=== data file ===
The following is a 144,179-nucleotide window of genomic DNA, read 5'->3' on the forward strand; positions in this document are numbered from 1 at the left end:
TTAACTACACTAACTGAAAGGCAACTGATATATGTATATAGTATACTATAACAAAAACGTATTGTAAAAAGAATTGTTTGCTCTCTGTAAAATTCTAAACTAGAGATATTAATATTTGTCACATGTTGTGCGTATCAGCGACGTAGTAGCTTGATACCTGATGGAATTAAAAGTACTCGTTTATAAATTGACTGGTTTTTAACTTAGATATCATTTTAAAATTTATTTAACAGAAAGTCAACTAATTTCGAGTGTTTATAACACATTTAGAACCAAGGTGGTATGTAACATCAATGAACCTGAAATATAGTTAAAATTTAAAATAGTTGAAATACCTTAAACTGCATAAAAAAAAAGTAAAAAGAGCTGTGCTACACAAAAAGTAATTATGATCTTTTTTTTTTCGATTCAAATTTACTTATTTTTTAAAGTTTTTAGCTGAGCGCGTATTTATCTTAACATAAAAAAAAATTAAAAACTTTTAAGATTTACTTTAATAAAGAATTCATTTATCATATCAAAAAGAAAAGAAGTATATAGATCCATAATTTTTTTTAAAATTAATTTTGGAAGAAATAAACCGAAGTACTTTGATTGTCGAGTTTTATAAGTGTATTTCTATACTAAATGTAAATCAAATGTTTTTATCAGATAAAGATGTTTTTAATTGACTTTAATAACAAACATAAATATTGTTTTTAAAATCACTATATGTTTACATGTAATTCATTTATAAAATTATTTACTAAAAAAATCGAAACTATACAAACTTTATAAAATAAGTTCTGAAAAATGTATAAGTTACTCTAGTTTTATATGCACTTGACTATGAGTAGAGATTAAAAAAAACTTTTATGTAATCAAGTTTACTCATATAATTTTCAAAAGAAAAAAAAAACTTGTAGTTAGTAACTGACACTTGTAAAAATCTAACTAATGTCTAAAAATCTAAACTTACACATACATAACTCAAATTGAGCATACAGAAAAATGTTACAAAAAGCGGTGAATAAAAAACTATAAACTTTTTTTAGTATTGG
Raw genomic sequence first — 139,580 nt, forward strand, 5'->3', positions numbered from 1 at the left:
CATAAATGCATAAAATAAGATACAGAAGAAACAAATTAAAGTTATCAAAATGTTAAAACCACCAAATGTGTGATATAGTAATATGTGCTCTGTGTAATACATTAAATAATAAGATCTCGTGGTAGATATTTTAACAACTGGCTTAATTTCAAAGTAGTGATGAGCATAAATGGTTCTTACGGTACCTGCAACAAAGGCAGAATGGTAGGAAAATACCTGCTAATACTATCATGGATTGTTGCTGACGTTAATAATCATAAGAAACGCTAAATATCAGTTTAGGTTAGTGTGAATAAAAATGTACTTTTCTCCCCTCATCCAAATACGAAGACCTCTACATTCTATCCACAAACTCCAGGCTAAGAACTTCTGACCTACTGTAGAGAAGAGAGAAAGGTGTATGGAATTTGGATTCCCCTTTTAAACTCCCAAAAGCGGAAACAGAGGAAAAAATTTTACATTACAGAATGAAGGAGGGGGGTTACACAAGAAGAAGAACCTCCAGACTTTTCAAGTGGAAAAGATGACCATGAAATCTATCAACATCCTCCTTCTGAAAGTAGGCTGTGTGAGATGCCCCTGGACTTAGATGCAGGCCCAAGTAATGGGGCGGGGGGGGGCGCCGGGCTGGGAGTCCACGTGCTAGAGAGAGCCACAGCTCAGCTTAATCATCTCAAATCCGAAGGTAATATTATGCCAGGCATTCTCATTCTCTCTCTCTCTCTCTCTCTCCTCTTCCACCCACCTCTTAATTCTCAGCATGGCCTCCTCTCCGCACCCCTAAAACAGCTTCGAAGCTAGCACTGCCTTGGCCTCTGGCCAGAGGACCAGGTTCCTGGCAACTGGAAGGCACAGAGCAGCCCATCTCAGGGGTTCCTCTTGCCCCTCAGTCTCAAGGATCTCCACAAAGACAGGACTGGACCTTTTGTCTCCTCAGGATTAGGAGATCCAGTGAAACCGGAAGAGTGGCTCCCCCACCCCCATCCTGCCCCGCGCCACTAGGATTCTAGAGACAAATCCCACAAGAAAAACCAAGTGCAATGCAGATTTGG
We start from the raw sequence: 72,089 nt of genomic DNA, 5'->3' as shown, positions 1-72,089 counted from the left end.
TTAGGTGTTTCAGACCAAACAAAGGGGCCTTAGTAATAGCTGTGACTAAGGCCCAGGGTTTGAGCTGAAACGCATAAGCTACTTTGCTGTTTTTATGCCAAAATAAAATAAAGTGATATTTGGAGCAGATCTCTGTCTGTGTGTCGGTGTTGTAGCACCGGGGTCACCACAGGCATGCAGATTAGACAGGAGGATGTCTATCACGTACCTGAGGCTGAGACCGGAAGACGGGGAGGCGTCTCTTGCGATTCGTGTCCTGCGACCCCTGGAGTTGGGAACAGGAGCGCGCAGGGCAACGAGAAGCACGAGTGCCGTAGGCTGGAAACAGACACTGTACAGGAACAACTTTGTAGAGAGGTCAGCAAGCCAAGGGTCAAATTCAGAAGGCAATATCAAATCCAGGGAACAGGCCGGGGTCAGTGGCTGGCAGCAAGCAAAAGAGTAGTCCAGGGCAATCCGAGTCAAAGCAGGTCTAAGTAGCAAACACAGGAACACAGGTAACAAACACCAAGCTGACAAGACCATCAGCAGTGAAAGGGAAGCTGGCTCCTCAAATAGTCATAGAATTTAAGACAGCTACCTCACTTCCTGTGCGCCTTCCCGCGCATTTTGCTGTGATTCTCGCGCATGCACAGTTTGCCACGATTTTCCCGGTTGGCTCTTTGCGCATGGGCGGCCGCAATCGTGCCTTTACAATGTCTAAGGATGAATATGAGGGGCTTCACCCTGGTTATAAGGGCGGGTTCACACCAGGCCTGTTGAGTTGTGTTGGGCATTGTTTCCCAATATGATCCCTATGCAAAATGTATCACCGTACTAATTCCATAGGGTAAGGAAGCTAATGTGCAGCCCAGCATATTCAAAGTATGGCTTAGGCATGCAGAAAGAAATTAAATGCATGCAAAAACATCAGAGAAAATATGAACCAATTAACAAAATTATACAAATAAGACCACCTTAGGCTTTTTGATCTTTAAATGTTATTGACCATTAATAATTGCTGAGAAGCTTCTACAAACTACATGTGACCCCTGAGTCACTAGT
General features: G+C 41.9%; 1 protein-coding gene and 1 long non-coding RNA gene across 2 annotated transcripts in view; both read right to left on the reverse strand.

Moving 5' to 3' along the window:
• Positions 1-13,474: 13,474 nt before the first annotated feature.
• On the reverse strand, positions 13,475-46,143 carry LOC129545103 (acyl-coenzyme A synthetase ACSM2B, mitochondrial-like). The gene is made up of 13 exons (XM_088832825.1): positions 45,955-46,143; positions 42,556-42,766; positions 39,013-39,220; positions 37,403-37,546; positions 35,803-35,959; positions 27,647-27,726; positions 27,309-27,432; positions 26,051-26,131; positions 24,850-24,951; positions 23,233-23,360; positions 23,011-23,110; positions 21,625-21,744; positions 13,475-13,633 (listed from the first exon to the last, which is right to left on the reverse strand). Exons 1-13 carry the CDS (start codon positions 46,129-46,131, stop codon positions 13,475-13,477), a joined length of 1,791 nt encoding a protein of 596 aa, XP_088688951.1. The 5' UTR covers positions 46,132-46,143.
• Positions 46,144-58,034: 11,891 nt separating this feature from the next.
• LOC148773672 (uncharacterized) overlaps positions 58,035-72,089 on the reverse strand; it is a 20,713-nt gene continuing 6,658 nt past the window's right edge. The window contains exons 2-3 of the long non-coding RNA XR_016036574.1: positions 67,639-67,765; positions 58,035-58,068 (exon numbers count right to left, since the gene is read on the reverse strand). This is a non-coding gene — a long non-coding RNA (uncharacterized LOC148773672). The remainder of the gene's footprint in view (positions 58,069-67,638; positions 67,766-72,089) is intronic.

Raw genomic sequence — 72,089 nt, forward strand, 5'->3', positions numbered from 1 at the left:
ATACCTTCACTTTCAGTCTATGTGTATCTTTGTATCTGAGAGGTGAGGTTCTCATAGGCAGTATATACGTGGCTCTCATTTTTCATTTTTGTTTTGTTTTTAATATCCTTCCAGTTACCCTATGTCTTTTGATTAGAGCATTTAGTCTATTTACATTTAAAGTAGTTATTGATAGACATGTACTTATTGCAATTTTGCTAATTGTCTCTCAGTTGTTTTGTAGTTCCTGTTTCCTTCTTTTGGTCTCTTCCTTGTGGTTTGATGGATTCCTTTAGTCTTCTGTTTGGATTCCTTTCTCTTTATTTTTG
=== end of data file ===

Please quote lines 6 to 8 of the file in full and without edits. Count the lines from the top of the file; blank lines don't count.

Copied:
TTAGGTGTTTCAGACCAAACAAAGGGGCCTTAGTAATAGCTGTGACTAAGGCCCAGGGTTTGAGCTGAAACGCATAAGCTACTTTGCTGTTTTTATGCCAAAATAAAATAAAGTGATATTTGGAGCAGATCTCTGTCTGTGTGTCGGTGTTGTAGCACCGGGGTCACCACAGGCATGCAGATTAGACAGGAGGATGTCTATCACGTACCTGAGGCTGAGACCGGAAGACGGGGAGGCGTCTCTTGCGATTCGTGTCCTGCGACCCCTGGAGTTGGGAACAGGAGCGCGCAGGGCAACGAGAAGCACGAGTGCCGTAGGCTGGAAACAGACACTGTACAGGAACAACTTTGTAGAGAGGTCAGCAAGCCAAGGGTCAAATTCAGAAGGCAATATCAAATCCAGGGAACAGGCCGGGGTCAGTGGCTGGCAGCAAGCAAAAGAGTAGTCCAGGGCAATCCGAGTCAAAGCAGGTCTAAGTAGCAAACACAGGAACACAGGTAACAAACACCAAGCTGACAAGACCATCAGCAGTGAAAGGGAAGCTGGCTCCTCAAATAGTCATAGAATTTAAGACAGCTACCTCACTTCCTGTGCGCCTTCCCGCGCATTTTGCTGTGATTCTCGCGCATGCACAGTTTGCCACGATTTTCCCGGTTGGCTCTTTGCGCATGGGCGGCCGCAATCGTGCCTTTACAATGTCTAAGGATGAATATGAGGGGCTTCACCCTGGTTATAAGGGCGGGTTCACACCAGGCCTGTTGAGTTGTGTTGGGCATTGTTTCCCAATATGATCCCTATGCAAAATGTATCACCGTACTAATTCCATAGGGTAAGGAAGCTAATGTGCAGCCCAGCATATTCAAAGTATGGCTTAGGCATGCAGAAAGAAATTAAATGCATGCAAAAACATCAGAGAAAATATGAACCAATTAACAAAATTATACAAATAAGACCACCTTAGGCTTTTTGATCTTTAAATGTTATTGACCATTAATAATTGCTGAGAAGCTTCTACAAACTACATGTGACCCCTGAGTCACTAGT
General features: G+C 41.9%; 1 protein-coding gene and 1 long non-coding RNA gene across 2 annotated transcripts in view; both read right to left on the reverse strand.

Moving 5' to 3' along the window: